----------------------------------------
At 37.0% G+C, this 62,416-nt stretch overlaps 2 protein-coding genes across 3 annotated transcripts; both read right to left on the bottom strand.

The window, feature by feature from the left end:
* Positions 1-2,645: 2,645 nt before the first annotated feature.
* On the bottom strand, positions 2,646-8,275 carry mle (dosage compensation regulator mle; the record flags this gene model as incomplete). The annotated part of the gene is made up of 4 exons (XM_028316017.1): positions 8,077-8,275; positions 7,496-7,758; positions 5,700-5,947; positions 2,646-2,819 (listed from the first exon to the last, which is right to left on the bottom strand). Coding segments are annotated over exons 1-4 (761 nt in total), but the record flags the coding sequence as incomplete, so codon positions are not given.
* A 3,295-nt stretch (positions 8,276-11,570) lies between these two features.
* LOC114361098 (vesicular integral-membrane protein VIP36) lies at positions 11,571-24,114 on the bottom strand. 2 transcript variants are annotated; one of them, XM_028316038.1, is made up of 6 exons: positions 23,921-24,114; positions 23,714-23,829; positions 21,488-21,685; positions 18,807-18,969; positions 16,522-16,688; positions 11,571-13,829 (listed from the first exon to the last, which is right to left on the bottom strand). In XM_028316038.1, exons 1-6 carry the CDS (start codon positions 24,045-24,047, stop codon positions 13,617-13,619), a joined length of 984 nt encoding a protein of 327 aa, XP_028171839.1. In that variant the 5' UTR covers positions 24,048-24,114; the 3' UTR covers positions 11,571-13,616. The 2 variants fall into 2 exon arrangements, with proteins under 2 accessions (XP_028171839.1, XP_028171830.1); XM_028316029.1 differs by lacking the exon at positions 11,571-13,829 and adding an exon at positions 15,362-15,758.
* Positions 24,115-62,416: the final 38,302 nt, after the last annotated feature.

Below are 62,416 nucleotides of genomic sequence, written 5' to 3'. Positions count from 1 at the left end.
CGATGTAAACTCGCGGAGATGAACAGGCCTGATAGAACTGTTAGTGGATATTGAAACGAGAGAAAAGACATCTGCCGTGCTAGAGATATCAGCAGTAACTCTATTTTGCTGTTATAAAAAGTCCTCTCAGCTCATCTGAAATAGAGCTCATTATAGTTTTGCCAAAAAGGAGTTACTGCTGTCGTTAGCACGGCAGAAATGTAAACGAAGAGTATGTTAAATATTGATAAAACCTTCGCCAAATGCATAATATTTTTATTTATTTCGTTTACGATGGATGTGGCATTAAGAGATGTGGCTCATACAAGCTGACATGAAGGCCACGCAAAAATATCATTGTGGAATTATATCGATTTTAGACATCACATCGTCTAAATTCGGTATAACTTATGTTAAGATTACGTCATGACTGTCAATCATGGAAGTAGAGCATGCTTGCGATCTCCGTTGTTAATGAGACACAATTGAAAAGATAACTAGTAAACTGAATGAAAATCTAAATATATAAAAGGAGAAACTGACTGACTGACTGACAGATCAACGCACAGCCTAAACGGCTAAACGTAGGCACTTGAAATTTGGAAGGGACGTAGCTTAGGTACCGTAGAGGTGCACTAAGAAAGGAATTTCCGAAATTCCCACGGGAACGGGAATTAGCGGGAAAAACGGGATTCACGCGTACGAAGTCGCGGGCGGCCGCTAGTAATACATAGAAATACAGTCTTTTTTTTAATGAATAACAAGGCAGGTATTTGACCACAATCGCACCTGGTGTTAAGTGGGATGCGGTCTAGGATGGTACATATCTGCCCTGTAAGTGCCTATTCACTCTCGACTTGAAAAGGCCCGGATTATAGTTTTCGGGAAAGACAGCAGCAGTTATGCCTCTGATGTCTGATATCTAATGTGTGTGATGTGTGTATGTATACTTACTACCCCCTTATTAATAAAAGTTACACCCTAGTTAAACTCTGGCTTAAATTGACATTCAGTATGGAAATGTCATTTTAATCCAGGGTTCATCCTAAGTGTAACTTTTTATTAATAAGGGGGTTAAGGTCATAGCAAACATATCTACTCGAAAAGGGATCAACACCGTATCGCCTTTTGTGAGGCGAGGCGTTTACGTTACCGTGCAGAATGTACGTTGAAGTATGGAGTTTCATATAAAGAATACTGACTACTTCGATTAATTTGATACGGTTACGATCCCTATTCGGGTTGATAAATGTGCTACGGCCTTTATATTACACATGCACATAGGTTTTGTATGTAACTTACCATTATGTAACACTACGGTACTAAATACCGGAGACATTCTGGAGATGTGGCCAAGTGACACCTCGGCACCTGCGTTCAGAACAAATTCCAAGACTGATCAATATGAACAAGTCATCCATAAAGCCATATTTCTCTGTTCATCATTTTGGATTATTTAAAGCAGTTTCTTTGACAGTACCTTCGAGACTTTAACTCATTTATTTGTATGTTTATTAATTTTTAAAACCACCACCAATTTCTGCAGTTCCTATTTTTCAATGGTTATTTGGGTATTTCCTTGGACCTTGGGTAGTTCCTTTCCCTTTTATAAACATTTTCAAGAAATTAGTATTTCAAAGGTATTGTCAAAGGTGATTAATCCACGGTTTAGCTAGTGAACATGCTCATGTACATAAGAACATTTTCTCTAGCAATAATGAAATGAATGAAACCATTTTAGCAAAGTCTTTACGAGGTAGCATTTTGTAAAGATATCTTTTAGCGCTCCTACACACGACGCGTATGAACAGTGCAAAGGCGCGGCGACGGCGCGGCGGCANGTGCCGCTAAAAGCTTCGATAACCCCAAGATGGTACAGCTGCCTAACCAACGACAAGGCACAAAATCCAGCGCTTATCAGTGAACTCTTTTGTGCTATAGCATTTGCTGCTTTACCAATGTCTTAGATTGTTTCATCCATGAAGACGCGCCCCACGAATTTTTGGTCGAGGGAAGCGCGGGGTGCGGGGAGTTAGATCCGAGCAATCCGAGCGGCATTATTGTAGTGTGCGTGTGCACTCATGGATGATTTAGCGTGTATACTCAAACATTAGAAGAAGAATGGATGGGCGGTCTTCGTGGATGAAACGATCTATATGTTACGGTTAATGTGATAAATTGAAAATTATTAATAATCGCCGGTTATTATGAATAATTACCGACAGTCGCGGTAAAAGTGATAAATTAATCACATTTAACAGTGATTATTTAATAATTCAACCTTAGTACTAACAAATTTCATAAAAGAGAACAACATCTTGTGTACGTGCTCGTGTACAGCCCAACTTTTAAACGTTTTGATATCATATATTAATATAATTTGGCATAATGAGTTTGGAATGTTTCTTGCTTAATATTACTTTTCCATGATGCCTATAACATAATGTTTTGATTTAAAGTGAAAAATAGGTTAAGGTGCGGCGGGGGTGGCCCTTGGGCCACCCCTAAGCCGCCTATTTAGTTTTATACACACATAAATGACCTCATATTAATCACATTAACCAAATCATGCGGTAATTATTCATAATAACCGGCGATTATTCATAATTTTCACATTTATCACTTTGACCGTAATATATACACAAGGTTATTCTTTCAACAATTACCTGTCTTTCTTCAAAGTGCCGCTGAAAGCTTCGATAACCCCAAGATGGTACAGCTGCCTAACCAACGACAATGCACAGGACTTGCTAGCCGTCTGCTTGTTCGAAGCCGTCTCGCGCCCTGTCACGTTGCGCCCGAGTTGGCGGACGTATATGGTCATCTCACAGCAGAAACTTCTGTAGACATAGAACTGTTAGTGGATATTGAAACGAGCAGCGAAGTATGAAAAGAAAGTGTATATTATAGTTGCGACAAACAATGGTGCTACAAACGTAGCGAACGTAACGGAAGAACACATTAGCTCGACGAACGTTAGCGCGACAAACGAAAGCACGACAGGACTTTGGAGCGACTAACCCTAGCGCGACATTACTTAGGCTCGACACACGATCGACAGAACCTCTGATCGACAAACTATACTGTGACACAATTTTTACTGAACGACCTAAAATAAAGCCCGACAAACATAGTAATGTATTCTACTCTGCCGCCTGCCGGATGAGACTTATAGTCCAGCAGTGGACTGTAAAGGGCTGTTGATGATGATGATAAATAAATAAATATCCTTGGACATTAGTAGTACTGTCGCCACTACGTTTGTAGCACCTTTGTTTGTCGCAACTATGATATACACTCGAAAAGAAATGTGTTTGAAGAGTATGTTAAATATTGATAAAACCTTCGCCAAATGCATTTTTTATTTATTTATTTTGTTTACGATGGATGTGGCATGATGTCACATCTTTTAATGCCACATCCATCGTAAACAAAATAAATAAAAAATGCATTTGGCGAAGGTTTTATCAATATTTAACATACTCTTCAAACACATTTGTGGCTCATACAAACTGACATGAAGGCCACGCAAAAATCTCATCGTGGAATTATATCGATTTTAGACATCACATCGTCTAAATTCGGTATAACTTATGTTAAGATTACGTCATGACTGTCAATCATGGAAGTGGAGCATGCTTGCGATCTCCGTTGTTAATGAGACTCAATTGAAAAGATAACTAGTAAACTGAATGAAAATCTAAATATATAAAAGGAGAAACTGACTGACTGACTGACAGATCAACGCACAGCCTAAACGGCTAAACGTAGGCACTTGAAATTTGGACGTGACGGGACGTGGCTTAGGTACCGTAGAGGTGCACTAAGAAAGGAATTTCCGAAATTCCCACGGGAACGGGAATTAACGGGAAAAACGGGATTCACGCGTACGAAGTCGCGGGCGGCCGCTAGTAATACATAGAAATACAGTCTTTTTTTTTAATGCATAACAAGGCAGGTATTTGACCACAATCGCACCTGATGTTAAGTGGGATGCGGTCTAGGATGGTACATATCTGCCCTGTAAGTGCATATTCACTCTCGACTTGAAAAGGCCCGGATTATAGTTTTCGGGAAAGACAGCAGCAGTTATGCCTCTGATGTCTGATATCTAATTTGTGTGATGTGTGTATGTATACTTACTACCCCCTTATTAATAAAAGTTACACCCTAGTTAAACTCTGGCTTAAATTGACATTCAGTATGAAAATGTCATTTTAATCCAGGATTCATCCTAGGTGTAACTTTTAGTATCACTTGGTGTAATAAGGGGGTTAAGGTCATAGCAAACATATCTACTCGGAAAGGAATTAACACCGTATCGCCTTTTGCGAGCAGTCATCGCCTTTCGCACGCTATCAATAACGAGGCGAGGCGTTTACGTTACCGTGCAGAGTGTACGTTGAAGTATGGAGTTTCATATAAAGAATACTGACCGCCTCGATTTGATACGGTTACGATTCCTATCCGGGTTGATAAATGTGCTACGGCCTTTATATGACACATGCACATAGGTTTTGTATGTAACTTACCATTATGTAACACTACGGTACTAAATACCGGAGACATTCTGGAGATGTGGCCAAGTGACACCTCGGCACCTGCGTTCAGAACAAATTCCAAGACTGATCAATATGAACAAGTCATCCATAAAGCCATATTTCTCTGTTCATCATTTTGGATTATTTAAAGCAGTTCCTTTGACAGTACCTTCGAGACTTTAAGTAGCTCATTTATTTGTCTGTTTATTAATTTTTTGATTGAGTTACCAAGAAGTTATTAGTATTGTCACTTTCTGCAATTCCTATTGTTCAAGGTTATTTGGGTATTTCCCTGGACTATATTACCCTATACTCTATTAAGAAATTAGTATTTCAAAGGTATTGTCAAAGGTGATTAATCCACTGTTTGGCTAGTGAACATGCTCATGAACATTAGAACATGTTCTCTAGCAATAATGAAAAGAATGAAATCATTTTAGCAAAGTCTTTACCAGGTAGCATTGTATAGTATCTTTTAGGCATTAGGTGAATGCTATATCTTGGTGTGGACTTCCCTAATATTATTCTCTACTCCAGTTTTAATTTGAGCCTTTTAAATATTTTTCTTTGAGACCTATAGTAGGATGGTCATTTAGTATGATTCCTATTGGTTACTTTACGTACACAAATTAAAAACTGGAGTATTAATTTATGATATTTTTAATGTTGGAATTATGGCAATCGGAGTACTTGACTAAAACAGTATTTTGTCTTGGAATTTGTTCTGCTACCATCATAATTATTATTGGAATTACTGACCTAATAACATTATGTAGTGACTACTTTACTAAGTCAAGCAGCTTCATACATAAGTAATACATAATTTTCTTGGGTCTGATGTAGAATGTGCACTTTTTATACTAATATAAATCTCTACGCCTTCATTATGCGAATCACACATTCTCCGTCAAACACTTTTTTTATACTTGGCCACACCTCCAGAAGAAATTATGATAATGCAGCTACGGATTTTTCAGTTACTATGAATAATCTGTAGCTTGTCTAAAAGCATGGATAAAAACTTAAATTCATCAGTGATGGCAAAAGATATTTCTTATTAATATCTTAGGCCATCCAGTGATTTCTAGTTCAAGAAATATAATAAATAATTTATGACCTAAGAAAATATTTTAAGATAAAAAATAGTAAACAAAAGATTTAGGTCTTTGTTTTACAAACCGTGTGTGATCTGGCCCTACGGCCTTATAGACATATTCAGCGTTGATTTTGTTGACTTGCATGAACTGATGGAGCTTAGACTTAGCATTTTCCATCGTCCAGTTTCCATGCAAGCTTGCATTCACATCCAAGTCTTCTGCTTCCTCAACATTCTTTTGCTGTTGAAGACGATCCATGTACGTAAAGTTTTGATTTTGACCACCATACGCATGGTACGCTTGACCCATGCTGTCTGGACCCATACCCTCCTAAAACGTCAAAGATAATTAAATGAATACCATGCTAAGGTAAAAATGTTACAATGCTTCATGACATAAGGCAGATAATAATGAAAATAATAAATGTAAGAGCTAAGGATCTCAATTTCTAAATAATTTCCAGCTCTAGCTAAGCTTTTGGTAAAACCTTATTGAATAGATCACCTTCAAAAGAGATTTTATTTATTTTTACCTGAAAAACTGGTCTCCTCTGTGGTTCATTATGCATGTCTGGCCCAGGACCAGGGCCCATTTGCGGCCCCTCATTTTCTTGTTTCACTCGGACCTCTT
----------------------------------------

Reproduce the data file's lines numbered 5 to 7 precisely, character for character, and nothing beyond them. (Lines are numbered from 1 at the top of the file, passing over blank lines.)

* A 3,295-nt stretch (positions 8,276-11,570) lies between these two features.
* LOC114361098 (vesicular integral-membrane protein VIP36) lies at positions 11,571-24,114 on the bottom strand. 2 transcript variants are annotated; one of them, XM_028316038.1, is made up of 6 exons: positions 23,921-24,114; positions 23,714-23,829; positions 21,488-21,685; positions 18,807-18,969; positions 16,522-16,688; positions 11,571-13,829 (listed from the first exon to the last, which is right to left on the bottom strand). In XM_028316038.1, exons 1-6 carry the CDS (start codon positions 24,045-24,047, stop codon positions 13,617-13,619), a joined length of 984 nt encoding a protein of 327 aa, XP_028171839.1. In that variant the 5' UTR covers positions 24,048-24,114; the 3' UTR covers positions 11,571-13,616. The 2 variants fall into 2 exon arrangements, with proteins under 2 accessions (XP_028171839.1, XP_028171830.1); XM_028316029.1 differs by lacking the exon at positions 11,571-13,829 and adding an exon at positions 15,362-15,758.
* Positions 24,115-62,416: the final 38,302 nt, after the last annotated feature.